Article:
Because the audit found workers often overlooked fingerprints or wrongly determined fingerprints weren't able to be analyzed, authorities are re-reviewing more than 4,000 violent crime cases involving fingerprints from the last six years. They're also trying to work through a 6,000-case backlog that dates back two years and includes violent and property crimes.
After disclosing the results of the audit Tuesday, authorities emphasized that no cases have been found in which suspects have been wrongly identified because of faulty fingerprint analysis.
They have declined to release the audit publicly, citing the ongoing investigation.
Oettmeier said nobody knows what the six-year review will find, but officials could go back further if evidence of vast irregularities emerge, such as numerous cases of criminals going free or any misidentifications.
“We're not saying that we don't believe there will be false identifications. We are saying we don't know. We have an obligation to look,” Oettmeier said.
We're apparently not talking about just a recent concern; the employees involved are long-timers:
One of the employees on administrative leave worked for the fingerprint unit for 14 years, another for 38 years and a third for 32 years.
The employee who resigned worked full time in the unit from 1972 to 2006 when he retired and was hired part time, police said.
The National Academies of Science included fingerprint analysis among the list of forensic disciplines not currently supported by scientific evidence. It could be studied scientifically and potentially verified, they said, but that work has never been done. There are no standardized best practices for fingerprint examiners and some studies have discovered significant error rates, particularly when analysts are given leading contextual information about what they're looking at.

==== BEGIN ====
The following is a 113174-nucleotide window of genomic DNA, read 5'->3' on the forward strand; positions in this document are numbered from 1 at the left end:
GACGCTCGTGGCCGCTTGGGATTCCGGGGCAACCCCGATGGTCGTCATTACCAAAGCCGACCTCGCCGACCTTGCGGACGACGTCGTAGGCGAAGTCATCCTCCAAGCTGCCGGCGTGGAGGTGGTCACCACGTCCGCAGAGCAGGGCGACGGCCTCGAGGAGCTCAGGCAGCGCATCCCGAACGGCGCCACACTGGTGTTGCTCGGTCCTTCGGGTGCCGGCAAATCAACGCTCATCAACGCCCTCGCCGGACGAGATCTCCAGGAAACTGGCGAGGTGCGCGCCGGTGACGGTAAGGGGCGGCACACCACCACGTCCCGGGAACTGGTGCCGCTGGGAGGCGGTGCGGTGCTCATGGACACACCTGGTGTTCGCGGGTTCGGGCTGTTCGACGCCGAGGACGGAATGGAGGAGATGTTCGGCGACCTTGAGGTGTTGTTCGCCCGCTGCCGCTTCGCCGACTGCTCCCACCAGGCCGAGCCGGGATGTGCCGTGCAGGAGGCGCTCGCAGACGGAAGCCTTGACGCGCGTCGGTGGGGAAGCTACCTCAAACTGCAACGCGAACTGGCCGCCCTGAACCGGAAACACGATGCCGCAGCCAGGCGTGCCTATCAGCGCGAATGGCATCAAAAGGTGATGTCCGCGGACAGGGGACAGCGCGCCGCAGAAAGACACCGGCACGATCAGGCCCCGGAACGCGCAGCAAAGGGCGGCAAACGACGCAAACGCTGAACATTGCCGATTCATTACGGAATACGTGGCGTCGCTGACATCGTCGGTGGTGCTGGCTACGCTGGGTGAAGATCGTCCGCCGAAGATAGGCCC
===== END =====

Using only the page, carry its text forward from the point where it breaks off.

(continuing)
Whether that's what happened at HPD is impossible to say because the audit has not been publicly released, but among those who've seen it, reports the Chron, it has:
spawned renewed discussion about the need for an independent center to analyze forensic work, possibly including fingerprints.
Much forensic evidence across the country, such as fingerprints or DNA, is analyzed by labs closely tied to law enforcement despite the inherent conflicts of interest, said UCLA law professor Jennifer Mnookin.
Another problem: There are varying standards for how fingerprint analysts are trained and prints are analyzed, meaning some labs are more accurate than others.
“This provides yet another example for why developing validated, research-based models for the field would be a very good idea,” Mnookin said.
Oettmeier said the department was open to independent analysis of evidence. And officials are closely scrutinizing all forensic units at the department, he said. The biggest challenge is rooting out a culture that has allowed such significant problems to fester for years, he said.
“What makes it difficult is some of these issues have probably been around for a long time,” he said.
Houston's is by far the largest police department in the state and it provides forensic support for jurisdictions all over and around Harris County. Depending on what's in that audit - and I can't imagine some defense attorney won't soon obtain the document on behalf of an accused client - this news could have quite far reaching implications.
Makes you glad Texas has a neutral, trusted Forensic Science Commission to investigate such problems, doesn't it?
See related Grits posts:
- Coming to grips with unscientific forensic practices
- NAS report: Many forensic disciplines prone to error
- Fallible Fingerprints: The Dustup Over Cognitive Bias
- USDOJ should embrace, not fight forensics based science
- US justice system commonly relies on shoddy forensic 'science'
- Politics push for expanded fingerprinting, biometric profiles